Comics have got to be forward thinking. That’s a mantra for right now, and it’s been true all along. What is Superman but an immigrant, a refugee from a warzone who finds a home in America? What about Luke Cage? Black Lightning? Or even more recently, Ms Marvel? Comics should be able to represent everyone, and that should be true however you define yourself. That’s what makes them so good, so universal.
This month, two brand new number 1 issues launched from two very different publishers, and both of them approach these questions of representation in very different ways. One certainly much more successfully than the other.
Let’s take a look at them.
America Chavez was created by Joe Casey for his terrific miniseries, Vengeance back in 2011, but really, it wasn’t until Kieron Gillen and Jamie McKelvie launched the barnstorming Young Avengers that the scope of her character was fully realised. Whilst Casey settled for her being the romantic foil for one of the teen boys in Vengeance, Gillen retconned the character, writing her as a lesbian, and the daughter of lesbian parents. Although she is not from Earth (she comes from a Multiversal dimension known as the Utopian Parallel) she is written as an hispanic woman too. She’s also a really wonderful character. Gillen wrote America Chavez as a no-nonsense woman keeping her whole team in check. She also gets all the best lines (including my favourite, “the laws of physics can kiss my ass.”) Most importantly though? She never once felt like she was less than the sum of her parts. Casey might have given her some basic characterisation, but Gillen wrote the hell out of her and made you care.
Coming from writer Gabby Rivera, whose debut novel Juliet Takes a Breath was described by Mic as telling ‘the story of a queer Puerto Rican from the Bronx who heads to Portland, Oregon after coming out to her family’, means that she couldn’t be more right for the job; and artist Joe Quinones whose wonderfully vibrant art made Chip Zdarsky’s ace Howard the Duck series so much fun, America looks on paper to be doing everything right.
So why then does this first issue just not work?
A good part of it is that Rivera has a lot to do. She has to set up Chavez as a character (not everyone will be familiar with any of her backstory), she has to introduce her place in the current Marvel universe, and on top of all that, she has to give us a reason for this solo series to exist. That’s a lot to get done in a single issue, and America #1 doesn’t do a particularly great job of balancing all of those elements. Rivera seems determined to let us know everything up front, making the first ten pages feel really disjointed. In one two page sequence, America goes back home to her girlfriend in NYC, and by the end of page two she’s been dumped and runs away from an argument through a dimensional portal. We barely get enough time to understand the nature of their relationship, and already we’re on to the next thing.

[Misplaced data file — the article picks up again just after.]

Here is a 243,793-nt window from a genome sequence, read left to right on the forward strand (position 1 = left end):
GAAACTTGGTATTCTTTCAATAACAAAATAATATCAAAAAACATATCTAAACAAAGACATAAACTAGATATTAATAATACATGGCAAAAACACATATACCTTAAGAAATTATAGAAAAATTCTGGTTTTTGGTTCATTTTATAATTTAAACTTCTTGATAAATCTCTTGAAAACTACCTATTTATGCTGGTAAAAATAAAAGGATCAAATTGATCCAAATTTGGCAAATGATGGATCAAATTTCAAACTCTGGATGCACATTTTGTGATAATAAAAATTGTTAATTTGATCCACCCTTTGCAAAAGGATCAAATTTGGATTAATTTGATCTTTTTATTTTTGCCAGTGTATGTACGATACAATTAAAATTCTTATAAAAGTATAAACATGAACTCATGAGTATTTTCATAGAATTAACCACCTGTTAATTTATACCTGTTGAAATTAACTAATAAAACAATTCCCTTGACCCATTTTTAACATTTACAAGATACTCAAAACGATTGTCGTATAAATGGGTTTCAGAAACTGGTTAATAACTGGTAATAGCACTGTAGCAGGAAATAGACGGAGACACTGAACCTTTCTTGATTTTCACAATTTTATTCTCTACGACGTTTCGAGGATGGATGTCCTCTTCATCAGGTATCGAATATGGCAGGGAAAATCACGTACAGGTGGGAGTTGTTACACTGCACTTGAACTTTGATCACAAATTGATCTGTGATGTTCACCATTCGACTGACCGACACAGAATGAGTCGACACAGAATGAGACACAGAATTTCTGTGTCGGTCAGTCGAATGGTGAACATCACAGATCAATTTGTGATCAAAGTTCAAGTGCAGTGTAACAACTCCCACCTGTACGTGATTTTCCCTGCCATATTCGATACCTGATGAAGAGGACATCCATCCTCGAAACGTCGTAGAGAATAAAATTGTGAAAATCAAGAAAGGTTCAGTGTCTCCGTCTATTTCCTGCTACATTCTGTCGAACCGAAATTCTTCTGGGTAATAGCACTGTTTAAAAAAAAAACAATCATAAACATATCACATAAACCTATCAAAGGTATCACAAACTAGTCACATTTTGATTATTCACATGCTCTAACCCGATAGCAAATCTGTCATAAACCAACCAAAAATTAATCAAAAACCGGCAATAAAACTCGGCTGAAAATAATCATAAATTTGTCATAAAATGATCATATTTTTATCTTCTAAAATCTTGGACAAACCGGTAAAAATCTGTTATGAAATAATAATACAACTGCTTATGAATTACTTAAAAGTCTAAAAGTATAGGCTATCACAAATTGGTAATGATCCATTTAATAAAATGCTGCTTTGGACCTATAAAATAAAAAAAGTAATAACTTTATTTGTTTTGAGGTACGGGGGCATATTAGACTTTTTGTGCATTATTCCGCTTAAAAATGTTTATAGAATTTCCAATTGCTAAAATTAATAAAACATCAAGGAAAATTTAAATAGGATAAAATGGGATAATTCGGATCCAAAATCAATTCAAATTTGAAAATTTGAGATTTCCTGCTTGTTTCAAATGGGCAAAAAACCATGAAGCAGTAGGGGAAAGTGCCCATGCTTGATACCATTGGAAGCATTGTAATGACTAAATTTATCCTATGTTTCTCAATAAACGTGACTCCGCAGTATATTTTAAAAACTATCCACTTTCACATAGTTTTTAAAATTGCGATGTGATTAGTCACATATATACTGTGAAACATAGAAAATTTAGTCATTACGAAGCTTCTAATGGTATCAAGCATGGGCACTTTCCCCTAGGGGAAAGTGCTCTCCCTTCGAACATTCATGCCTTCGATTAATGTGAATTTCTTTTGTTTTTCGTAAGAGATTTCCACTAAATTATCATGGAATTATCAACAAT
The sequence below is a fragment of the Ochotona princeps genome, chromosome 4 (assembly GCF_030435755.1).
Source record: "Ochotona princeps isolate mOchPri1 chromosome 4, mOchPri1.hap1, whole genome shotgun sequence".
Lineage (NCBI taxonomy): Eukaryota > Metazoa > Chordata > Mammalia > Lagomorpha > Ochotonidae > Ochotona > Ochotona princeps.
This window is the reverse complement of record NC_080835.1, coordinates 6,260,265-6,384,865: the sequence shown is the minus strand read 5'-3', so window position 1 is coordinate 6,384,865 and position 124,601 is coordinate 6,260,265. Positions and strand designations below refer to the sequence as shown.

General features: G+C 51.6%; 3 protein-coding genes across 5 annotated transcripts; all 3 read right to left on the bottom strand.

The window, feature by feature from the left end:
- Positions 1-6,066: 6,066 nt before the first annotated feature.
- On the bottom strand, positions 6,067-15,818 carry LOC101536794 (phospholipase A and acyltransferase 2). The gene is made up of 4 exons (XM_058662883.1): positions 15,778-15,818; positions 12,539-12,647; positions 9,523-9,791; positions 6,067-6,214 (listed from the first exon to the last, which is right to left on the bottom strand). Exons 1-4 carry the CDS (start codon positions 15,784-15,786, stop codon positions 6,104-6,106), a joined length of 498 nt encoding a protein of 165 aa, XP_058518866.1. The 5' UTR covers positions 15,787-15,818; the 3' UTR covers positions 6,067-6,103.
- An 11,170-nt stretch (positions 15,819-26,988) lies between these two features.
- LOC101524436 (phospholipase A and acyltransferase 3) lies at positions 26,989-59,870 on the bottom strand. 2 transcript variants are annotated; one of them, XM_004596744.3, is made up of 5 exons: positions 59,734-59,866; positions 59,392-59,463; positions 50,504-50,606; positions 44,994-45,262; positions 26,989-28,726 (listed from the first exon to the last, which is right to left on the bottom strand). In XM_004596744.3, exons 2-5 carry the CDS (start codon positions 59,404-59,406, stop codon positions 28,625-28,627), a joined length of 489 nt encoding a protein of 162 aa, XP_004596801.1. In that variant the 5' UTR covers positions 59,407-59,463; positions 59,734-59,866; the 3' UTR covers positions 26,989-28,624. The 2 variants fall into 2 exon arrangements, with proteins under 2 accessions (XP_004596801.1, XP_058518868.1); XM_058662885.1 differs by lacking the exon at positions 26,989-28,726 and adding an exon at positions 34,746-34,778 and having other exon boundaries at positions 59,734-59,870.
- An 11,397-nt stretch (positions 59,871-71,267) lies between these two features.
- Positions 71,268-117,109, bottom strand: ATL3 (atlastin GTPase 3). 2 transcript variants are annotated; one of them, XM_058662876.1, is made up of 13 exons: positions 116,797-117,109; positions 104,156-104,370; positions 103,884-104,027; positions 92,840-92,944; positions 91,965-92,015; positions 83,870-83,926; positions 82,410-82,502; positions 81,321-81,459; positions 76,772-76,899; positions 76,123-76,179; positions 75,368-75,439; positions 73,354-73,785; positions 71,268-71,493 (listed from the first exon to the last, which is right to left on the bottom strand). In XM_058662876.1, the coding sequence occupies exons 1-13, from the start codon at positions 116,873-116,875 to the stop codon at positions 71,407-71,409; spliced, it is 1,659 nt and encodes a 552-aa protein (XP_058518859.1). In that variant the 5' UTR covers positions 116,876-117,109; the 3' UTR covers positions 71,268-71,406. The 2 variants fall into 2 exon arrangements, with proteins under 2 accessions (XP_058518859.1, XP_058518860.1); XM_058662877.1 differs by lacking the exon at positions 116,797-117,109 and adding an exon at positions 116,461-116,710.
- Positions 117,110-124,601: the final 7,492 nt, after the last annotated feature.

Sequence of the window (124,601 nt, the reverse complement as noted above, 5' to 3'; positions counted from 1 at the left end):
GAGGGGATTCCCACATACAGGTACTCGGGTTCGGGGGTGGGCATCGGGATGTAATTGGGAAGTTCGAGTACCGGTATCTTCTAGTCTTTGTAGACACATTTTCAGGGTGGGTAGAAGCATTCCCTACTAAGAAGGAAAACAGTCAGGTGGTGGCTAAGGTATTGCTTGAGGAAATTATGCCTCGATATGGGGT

The main thread for this first issue, and for the whole series it seems, is America Chavez goes to college. It’s a road well travelled in comics these days, from Gotham Academy to Deadly Class, and an easy set-up for a mystery narrative, but there’s something missing. It’s extremely unclear why America Chavez has decided to go to college. An opening crawl states, “so where does a super-strong queer brown girl who can punch star-shaped holes between dimensions go to get her hero-free kicks?…America’s going to college.” Which reads less like the set up for a story and more like an elevator pitch in a meeting somewhere.
It’s clear that Rivera and Quinones have taken inspiration from Young Avengers and Hawkeye (the centre spread of the University campus, aims right for pages out of those books, but fundamentally doesn’t work) and that’s great. Those books have strong emotional cores, and are very well told stories. The issue never lands an emotional beat, is structurally all over the place, and ends on a really strange moment that feels totally out of place. In the end, it’s a shame to say, but America deserves better.
Magdalene Visaggio and Eryk Donovan, the creative team behind Quantum Teens (the former writing, and the latter on art) have totally nailed their first issue. Natalie and Sumesh are a teen couple who steal tech and go to high school.
Natalie is a trans girl, and her boyfriend Sumesh is adopted but what makes Quantum Teens are Go (the best named book this year) so great is that this isn’t a very special episode. This is a damned fun book with some great character moments, and some wonderfully observed drama in amongst all the balls of slime, time machines, and evil robots.
At its core, Quantum Teens feels like a story of escape, which Black Mask have done so well in the past with books like We Can Never Go Home. Sumesh doesn’t feel as though he fits in at his adopted home, and Natalie is experiencing transphobia both at home and at school. What better way to get away with it all than with a time machine?
Eryk Donovan’s art has a punk feel to it which fits the tone of the book perfectly. His storytelling is really sharp and perfectly paced. Just take a look at the end of the opening sequence, which falls somewhere between Dr Who and Indiana Jones, the final panel of that section has our characters in action, and Natalie leaping towards a robot, wielding an enormous pair of pliers. When you turn the page you’re confronted with her sitting on her bed the next morning, nursing bruises. It’s economic, it’s smart, and it’s not holding your hand. That’s how you tell a damn story.
Honestly, I’ve read the first issue Quantum Teens are Go a fair few times since I picked it up. If this isn’t in my top ten books of the year I’d be shocked.